4. I ran the steel cable that came with the NanoVault around the central pillar of my luggage (I was using one of those rolling bags) and locked each end to a padlock that went through a hole in the lid of the ammo box. Then I put that key on my keychain. 
For those who have lost count, that's two hard-sided cases and three locks on the gun itself. 

When I arrived at the counter, my exchange with the agent went something like this:
Me:  "Hi, I'm legally transporting an unloaded firearm. What do I need to do?"
Agent:  "Please put your luggage here and open so I can see it."
Me:  "No problem."  [unzips suitcase, revealing large box with locks.] "Now, there's a bit of a procedure to this..." [begins unlocking padlock]
I'm honestly not sure if the locked case satisfied her, or if she thought  "Good God, this will take forever, let's just get this asshole out of here before the line backs up any further."
Agent:  "No no, that's fine. Do you have any ammunition?"
Me: "Yes, and it's in original containers, per airline regulation."
Agent: "All right. Please sign this form."  
She had me tie the tag to the box and zip up my suitcase, and then she took it to the TSA agent to be scanned. Clearly I passed, because she said "Everything is fine, your luggage is on the conveyor belt."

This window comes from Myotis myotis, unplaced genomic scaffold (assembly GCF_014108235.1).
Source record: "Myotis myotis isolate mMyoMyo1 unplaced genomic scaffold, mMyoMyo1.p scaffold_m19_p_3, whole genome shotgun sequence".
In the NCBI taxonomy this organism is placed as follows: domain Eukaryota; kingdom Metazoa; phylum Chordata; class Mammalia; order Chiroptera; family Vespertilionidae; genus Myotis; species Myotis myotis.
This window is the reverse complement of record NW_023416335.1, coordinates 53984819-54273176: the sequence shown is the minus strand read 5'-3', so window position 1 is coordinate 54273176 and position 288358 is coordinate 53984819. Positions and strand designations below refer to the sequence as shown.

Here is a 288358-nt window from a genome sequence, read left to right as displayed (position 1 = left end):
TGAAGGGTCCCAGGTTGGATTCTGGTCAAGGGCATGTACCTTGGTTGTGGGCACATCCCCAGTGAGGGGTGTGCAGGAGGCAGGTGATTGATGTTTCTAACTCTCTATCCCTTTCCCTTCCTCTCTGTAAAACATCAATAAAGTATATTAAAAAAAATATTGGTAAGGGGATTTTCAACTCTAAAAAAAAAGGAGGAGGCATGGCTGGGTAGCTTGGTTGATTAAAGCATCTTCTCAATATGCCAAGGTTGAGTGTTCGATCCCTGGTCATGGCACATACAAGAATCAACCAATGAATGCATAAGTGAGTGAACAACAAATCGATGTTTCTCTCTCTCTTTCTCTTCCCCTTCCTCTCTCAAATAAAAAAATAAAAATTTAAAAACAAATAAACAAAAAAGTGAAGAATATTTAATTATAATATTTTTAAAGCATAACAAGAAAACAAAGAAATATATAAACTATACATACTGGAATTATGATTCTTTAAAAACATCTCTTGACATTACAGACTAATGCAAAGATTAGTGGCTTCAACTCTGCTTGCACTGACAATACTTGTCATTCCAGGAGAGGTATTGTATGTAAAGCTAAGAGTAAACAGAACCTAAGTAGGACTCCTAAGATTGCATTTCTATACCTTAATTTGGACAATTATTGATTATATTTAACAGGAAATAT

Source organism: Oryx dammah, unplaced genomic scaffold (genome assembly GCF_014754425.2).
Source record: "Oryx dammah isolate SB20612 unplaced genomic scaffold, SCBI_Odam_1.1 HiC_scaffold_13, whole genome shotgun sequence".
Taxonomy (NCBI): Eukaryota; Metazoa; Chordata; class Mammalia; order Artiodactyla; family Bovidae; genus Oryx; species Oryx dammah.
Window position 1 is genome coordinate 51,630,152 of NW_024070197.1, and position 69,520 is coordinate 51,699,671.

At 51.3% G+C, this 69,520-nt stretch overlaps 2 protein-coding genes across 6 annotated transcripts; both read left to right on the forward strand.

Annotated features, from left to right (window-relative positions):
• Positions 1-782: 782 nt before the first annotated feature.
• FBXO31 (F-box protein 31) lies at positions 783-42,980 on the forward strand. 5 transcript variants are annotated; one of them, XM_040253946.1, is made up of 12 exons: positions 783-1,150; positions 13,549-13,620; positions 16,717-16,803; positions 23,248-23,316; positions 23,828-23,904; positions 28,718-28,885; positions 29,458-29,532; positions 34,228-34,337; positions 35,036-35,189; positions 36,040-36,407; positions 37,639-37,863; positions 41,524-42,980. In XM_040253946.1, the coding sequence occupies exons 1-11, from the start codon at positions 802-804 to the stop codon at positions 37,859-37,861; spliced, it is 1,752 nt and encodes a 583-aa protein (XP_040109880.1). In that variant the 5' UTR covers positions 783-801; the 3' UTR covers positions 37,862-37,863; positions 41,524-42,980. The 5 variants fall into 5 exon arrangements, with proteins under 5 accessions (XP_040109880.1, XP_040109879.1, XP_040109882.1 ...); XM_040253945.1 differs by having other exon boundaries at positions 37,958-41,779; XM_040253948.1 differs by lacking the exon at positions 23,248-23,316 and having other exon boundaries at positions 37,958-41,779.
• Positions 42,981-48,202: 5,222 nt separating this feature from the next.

When I arrived in Springfield, my suitcase was one of the first ones off the plan. Handy, that. 

Departing from Springfield for Orlando was even MORE painless:
Me:  "Hi, I'm legally transporting an unloaded firearm. What do I need to do?"
Agent: "Is it unloaded and in a locked hard-sided case?"
Me: "Yes."
Agent: "Good. Sign this form, tie it to the case, and hand it to the TSA agent over there for scanning."
The guy didn't even LOOK at it. He just took my word for it! When I took my luggage over to the TSA agent, I said "Transporting an unloaded firearm,"  she said "Okay," x-rayed it and loaded it onto the baggage carousel.  That's it.

Remember: this was in the airport of the capital of Illinois, the same state that has some of the harshest gun laws in the country. Needless to say, I was pleasantly shocked by this.

My suitcase was first off the plane in Orlando!

I have to say that despite all the horror stories I have heard, flying with a gun was absolutely a non-issue for me. I didn't even get singled out for an "enhanced search", so not only did I have a pleasant flying experience, I actually made it to my destination and back unmolested! If I hadn't had to take off my shoes for screening, I could have believed I was flying in a pre-9/11 world.

No comments:

Post a Comment

The Fine Print

This work is licensed under a Creative Commons Attribution- Noncommercial- No Derivative Works 3.0 License.

Creative Commons License

Erin Palette is a participant in the Amazon Services LLC Associates Program, an affiliate advertising program designed to provide a means for sites to earn advertising fees by advertising and linking to